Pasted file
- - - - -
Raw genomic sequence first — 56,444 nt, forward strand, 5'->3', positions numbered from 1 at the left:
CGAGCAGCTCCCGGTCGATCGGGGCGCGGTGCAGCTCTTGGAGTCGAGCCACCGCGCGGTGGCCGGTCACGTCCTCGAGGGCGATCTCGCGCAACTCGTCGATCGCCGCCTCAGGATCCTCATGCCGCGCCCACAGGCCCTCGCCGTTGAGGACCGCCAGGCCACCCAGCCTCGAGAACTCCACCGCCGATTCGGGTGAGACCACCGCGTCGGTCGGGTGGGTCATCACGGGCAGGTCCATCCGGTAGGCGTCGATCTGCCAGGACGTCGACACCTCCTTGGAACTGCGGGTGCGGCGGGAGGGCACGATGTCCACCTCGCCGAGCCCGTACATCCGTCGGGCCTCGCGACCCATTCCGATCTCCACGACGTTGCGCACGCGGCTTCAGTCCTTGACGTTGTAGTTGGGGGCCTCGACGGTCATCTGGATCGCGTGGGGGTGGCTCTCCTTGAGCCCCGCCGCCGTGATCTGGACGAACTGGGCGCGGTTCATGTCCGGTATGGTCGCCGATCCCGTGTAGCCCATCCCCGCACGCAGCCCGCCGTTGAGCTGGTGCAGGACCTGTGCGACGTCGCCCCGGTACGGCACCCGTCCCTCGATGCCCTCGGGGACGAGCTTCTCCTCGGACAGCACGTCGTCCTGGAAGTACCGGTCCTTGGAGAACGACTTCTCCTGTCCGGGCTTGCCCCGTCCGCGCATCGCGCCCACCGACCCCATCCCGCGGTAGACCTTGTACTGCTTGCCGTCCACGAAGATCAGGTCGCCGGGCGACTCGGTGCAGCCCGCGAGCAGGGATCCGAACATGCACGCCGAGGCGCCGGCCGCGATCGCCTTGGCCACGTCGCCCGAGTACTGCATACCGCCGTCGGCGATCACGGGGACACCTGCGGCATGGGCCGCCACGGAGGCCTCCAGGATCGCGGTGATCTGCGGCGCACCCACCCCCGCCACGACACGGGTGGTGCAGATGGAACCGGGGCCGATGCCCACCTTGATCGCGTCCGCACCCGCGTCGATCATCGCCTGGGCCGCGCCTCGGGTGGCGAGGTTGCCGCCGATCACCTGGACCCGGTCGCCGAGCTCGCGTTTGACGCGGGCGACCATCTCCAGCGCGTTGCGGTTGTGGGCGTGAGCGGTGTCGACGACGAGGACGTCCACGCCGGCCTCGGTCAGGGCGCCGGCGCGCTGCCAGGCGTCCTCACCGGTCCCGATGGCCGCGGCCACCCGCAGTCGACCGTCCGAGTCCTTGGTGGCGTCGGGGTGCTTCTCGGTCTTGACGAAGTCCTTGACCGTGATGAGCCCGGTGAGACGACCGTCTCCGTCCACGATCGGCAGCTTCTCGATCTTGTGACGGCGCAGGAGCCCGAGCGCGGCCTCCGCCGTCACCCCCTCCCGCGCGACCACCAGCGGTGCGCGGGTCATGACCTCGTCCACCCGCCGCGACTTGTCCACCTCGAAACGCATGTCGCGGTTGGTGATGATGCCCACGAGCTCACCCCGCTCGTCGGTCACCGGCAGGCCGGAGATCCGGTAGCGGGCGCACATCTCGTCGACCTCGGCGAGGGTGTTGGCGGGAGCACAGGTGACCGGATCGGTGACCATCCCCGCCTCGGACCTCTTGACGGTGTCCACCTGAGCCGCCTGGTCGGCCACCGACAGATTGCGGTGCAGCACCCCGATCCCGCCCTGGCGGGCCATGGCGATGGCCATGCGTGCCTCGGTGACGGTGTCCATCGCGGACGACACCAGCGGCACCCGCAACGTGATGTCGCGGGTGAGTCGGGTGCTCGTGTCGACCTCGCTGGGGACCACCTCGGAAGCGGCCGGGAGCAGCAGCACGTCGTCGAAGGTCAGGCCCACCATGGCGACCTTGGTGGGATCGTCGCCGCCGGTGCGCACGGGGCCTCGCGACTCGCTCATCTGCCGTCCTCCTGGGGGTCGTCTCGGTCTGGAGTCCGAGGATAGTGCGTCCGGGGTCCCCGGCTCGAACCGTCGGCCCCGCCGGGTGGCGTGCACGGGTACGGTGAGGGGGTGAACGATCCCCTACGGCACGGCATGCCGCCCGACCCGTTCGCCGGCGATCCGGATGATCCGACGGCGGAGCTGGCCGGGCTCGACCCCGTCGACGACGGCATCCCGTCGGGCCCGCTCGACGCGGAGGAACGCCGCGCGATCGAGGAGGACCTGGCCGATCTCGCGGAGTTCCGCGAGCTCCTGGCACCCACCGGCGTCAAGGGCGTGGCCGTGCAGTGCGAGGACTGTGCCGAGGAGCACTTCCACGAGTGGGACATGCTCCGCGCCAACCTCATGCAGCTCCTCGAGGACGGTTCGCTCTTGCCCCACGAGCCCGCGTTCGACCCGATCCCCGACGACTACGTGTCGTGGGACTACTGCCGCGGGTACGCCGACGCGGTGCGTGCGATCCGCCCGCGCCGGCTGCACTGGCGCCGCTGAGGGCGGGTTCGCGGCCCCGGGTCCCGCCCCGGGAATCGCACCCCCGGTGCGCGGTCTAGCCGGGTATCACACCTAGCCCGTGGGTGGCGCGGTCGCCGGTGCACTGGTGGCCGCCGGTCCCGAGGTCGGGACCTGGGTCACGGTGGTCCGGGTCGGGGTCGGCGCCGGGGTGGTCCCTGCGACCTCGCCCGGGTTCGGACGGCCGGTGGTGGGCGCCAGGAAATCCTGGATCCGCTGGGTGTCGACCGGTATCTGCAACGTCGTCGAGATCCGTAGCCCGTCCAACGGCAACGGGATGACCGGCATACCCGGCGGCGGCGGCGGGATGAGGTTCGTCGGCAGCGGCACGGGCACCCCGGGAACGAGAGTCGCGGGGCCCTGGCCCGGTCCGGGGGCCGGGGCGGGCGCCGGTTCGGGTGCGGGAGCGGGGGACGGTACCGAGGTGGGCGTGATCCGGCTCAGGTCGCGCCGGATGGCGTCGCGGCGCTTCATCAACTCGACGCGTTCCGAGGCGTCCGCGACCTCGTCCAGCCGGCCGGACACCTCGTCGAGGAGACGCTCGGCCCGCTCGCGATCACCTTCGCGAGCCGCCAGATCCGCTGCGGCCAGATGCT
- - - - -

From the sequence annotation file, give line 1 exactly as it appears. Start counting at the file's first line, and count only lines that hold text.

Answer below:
Raw genomic sequence first — 56,444 nt, forward strand, 5'->3', positions numbered from 1 at the left: